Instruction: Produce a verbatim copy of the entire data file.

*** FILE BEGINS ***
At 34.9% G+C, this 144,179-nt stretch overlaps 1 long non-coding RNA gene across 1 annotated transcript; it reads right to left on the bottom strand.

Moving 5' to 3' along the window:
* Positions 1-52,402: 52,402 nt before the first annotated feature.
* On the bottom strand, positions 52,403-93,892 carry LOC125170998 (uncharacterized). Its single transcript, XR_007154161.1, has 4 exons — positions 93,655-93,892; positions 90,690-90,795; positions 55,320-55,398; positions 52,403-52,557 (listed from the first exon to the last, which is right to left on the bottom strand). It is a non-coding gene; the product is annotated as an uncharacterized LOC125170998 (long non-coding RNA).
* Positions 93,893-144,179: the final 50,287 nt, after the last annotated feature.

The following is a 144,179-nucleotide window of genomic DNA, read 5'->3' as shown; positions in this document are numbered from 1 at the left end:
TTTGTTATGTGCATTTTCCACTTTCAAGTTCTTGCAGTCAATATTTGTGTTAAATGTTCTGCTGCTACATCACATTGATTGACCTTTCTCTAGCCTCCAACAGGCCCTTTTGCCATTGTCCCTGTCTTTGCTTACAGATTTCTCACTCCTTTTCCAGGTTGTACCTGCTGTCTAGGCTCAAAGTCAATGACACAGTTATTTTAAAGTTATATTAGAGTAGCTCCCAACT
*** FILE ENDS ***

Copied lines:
At 34.9% G+C, this 144,179-nt stretch overlaps 1 long non-coding RNA gene across 1 annotated transcript; it reads right to left on the bottom strand.

Moving 5' to 3' along the window:
* Positions 1-52,402: 52,402 nt before the first annotated feature.
* On the bottom strand, positions 52,403-93,892 carry LOC125170998 (uncharacterized). Its single transcript, XR_007154161.1, has 4 exons — positions 93,655-93,892; positions 90,690-90,795; positions 55,320-55,398; positions 52,403-52,557 (listed from the first exon to the last, which is right to left on the bottom strand). It is a non-coding gene; the product is annotated as an uncharacterized LOC125170998 (long non-coding RNA).
* Positions 93,893-144,179: the final 50,287 nt, after the last annotated feature.

The following is a 144,179-nucleotide window of genomic DNA, read 5'->3' as shown; positions in this document are numbered from 1 at the left end:
TTTGTTATGTGCATTTTCCACTTTCAAGTTCTTGCAGTCAATATTTGTGTTAAATGTTCTGCTGCTACATCACATTGATTGACCTTTCTCTAGCCTCCAACAGGCCCTTTTGCCATTGTCCCTGTCTTTGCTTACAGATTTCTCACTCCTTTTCCAGGTTGTACCTGCTGTCTAGGCTCAAAGTCAATGACACAGTTATTTTAAAGTTATATTAGAGTAGCTCCCAACT